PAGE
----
Mathematics and the Environment

The American Mathematical Society has studied the various dimensions of the application of mathematics to the study of environment (http://www.ams.org/books/psapm/032/psapm032-endmatter.pdf). The University of East Anglia has a special school for Environmental Mathematics within which it examines these topics: ocean, atmosphere and climate modelling; wave modelling and volcano modelling. In addition to research, it offers PhD projects in the subject (https://www.uea.ac.uk/mathematics/research/applied/environmental). University of Exeter also has a special focus on this subject (http://www.exeter.ac.uk/undergraduate/degrees/mathematics/mathsmsci-environment/). Grantham Institute, part of the Imperial College London discusses ‘Seven ways maths can save the world’ (https://granthaminstitute.com/2016/05/31/seven-ways-maths-can-save-the-world/). The Faculty of Environmental Science and Technology, Okayama University says “To improve the quality of life and create an environment in which human beings live in harmony with nature, it is necessary to evaluate the effects of human activities and predict the results under various conditions”, which calls for that mathematics and statistical tools along with computing techniques (http://www.est.okayama-u.ac.jp/contents/emsen.html). Scientific Computing World has an interesting discussion on Mathematics and the Environment through the work of Louis Gross, a mathematical ecologist (https://www.scientific-computing.com/feature/mathematics-and-environment). The Centre for Applications in Natural Resources Mathematics of The University of Queensland aims “to develop and apply mathematical and statistical theory to produce tools that directly impact the management of fisheries, forestry, water security, conservation, pest and disease management, and adaptation to global changes” (https://smp.uq.edu.au/research/centres/carm). The Department of Forest Resources Management of The Swedish University of Agricultural Sciences engages in research in mathematical statistics applied to forest sciences (https://www.slu.se/en/departments/forest-resource-management/sections/mathematical-statistics-applied-to-forest-sciences/). The National Center for Replacement, Refinement and Reduction of Animals in Research is engaged in research in applying mathematics to 3Rs problem (https://www.nc3rs.org.uk/applying-mathematics-3rs-problems).

One of the applications of mathematics in environment is in modelling. One of the earliest books (1999) in this area is titled ‘Modeling the environment: an introduction to system dynamics models of environmental systems’ by Andrew Ford (https://searchworks.stanford.edu/view/4104319). Envision, an institution committed to developing next generation leaders in environmental sciences has set up a research project (as a PhD) in ‘Geospatial modelling the spread of antimicrobial resistance in the environment’, to focus attention on the ‘spread of AMRs in the environment’. It says further: “Antimicrobials and antimicrobial resistant genes (ARGs) and organisms have sources in agriculture and wastewater treatment plants (WWTP), which are spread on land through slurry, manures or sewage sludge, or released directly into rivers. Soil and water polluted by antimicrobials and resistant bacteria can impact crops, animals and humans”(http://www.envision-dtp.org/2016/geospatial-modelling-the-spread-of-antimicrobial-resistance-in-the-environment/).  (Please check if the project is open when you read this article)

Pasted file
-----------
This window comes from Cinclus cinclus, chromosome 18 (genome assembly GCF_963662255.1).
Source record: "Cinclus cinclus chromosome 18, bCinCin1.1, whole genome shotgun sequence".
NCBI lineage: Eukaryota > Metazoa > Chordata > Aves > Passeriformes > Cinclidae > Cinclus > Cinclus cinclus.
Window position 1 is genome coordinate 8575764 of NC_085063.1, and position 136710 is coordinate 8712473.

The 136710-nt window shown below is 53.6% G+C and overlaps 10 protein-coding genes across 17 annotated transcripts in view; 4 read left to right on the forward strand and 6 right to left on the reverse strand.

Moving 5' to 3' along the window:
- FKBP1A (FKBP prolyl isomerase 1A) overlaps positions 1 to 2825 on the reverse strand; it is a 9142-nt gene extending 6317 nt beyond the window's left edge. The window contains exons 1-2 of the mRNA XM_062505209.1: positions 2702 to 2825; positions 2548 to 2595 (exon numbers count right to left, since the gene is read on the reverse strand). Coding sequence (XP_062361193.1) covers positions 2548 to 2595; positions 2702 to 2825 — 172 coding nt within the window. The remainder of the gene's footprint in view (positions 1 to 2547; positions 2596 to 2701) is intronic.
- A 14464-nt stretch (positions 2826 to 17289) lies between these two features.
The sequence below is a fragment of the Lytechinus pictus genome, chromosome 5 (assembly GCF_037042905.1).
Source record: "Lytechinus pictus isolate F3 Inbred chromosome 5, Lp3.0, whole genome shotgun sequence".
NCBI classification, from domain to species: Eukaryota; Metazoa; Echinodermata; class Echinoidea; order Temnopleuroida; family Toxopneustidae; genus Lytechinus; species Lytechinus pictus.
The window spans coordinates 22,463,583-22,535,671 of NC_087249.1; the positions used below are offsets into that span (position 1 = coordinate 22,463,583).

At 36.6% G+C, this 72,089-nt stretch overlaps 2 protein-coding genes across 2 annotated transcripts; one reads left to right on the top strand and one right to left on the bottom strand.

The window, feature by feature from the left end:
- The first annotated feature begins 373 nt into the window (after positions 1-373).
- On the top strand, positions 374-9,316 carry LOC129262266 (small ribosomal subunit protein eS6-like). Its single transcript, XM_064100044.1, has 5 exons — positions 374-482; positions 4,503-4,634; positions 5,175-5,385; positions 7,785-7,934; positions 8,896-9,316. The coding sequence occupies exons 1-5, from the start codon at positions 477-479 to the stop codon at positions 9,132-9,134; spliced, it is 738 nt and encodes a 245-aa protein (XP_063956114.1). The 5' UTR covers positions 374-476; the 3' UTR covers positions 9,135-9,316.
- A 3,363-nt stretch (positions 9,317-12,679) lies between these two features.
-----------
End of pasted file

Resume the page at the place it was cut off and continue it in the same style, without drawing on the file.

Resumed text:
The Oxford Martin Programme on the Future of Food has set up a project on ‘Modelling the Relationship between the Food System and Health, Development, and the Environment’ (http://www.futureoffood.ox.ac.uk/project/modelling-relationship-between-food-system-and-health-development-and-environment). There are private institutions such as Indeco which focus on modelling environment-economy relationships (http://www.indeco.com/ideas/eemodel/).

We could go on but you can find out more based on your areas of interest. People study the impact of various water recycling technologies, patterns in agriculture and their impact on the environment, impact of upstream mining on downstream water and the health of people settled in the area surrounding the downstream. Fortunately, most field work produces large amounts of data. Assuming the integrity of the data, analysis can reveal a lot of hidden aspects. Literally, there is no limit to what you can study about the environment using mathematics.

 

 

 

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